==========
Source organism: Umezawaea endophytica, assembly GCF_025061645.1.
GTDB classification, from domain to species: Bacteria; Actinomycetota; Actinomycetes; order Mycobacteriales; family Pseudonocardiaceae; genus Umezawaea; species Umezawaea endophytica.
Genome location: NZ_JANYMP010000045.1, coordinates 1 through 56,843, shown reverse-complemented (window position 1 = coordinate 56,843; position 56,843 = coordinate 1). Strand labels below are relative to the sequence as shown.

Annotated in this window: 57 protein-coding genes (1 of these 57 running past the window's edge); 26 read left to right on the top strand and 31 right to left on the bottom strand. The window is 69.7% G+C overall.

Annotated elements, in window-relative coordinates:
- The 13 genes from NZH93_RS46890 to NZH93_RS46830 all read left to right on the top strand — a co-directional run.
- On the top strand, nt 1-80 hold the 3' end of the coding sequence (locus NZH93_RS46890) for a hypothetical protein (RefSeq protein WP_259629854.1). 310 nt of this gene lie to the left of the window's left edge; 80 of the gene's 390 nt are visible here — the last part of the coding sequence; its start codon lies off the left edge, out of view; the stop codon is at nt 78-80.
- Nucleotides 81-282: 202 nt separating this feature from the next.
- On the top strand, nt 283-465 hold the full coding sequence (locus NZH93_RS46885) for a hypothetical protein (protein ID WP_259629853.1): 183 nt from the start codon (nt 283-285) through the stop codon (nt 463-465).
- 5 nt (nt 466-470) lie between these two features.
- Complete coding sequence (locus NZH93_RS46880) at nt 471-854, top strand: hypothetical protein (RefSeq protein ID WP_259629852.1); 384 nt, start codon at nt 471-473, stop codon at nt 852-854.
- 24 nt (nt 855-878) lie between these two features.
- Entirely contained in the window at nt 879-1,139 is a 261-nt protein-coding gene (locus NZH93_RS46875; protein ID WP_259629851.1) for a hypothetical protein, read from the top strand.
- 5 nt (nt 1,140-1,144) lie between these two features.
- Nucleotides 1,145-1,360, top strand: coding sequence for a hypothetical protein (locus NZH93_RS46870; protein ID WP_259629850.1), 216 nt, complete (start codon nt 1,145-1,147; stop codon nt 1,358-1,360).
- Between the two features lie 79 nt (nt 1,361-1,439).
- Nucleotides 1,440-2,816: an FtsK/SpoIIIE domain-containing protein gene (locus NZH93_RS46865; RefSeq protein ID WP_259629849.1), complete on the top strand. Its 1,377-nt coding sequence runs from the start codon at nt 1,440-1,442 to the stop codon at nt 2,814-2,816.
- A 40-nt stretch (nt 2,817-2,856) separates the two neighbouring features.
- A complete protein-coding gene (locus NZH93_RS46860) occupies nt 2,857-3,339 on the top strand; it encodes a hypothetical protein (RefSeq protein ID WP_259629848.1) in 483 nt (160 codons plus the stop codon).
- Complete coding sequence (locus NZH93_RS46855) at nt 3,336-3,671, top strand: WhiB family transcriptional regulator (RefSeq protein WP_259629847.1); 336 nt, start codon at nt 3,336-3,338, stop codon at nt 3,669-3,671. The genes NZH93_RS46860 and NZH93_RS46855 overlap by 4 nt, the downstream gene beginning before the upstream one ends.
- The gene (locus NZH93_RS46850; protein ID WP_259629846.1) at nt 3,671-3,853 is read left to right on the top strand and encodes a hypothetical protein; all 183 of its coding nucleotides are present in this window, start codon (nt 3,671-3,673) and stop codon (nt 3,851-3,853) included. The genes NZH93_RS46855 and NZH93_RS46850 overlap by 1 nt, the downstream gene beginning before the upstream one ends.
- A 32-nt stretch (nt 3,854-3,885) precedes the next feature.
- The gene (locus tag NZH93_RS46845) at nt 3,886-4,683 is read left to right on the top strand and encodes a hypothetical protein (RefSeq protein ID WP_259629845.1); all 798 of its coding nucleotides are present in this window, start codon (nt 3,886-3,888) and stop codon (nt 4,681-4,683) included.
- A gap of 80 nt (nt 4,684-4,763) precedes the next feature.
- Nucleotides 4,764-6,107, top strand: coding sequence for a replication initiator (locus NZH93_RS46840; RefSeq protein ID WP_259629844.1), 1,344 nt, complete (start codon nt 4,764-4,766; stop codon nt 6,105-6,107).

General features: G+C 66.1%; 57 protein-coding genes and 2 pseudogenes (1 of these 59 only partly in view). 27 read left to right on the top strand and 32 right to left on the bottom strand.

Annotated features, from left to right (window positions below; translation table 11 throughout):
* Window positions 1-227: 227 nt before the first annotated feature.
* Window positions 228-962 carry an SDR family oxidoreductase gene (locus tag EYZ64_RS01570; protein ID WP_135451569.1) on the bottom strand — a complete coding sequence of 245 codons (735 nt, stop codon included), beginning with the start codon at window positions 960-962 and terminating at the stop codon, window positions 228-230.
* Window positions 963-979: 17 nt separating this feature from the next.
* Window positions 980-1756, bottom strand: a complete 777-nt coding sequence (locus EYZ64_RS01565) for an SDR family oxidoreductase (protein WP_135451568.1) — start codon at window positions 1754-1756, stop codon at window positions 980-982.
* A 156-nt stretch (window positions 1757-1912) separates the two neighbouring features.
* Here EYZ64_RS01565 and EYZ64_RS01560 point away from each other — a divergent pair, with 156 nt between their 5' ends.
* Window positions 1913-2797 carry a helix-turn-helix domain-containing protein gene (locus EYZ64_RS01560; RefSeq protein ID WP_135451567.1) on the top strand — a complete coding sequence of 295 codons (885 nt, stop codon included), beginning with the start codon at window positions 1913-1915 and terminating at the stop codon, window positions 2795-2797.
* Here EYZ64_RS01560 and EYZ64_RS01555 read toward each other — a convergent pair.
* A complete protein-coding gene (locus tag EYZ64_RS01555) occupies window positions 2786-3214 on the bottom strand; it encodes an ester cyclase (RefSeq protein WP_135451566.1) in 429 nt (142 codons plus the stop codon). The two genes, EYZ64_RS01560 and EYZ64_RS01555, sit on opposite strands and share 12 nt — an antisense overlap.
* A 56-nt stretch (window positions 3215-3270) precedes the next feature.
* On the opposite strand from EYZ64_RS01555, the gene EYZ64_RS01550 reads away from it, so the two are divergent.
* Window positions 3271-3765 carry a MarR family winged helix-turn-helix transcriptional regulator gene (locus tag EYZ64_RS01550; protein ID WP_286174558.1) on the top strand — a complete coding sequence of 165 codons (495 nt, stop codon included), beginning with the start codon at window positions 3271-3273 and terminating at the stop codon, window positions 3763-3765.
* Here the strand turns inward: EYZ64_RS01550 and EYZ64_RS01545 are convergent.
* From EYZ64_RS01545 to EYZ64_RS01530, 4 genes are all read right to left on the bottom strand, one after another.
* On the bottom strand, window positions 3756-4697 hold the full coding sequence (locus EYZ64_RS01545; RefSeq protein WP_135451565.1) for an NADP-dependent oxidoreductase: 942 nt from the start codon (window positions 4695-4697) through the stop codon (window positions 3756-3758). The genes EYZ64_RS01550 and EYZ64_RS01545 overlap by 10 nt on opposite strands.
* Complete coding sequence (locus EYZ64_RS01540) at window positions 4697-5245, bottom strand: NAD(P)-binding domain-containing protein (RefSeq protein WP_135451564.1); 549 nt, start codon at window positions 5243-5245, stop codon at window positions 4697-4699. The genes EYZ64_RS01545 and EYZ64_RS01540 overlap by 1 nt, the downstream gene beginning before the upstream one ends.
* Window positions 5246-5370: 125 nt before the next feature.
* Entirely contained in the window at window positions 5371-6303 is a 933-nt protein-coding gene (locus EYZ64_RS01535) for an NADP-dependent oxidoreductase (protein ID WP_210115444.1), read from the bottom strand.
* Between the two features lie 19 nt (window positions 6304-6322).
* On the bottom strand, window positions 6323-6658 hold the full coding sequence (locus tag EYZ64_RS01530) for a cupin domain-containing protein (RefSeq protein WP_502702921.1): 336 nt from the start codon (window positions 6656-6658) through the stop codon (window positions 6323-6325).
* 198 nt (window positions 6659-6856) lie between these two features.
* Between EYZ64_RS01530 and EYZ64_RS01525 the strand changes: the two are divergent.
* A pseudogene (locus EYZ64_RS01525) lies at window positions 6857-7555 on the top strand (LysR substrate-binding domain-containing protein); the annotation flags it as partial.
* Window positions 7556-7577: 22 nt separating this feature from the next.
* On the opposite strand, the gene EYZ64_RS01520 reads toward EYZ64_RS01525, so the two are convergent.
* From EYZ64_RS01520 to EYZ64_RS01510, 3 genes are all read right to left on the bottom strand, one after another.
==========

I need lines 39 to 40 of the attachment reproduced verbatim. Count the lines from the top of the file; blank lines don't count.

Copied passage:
* Window positions 3271-3765 carry a MarR family winged helix-turn-helix transcriptional regulator gene (locus tag EYZ64_RS01550; protein ID WP_286174558.1) on the top strand — a complete coding sequence of 165 codons (495 nt, stop codon included), beginning with the start codon at window positions 3271-3273 and terminating at the stop codon, window positions 3763-3765.
* Here the strand turns inward: EYZ64_RS01550 and EYZ64_RS01545 are convergent.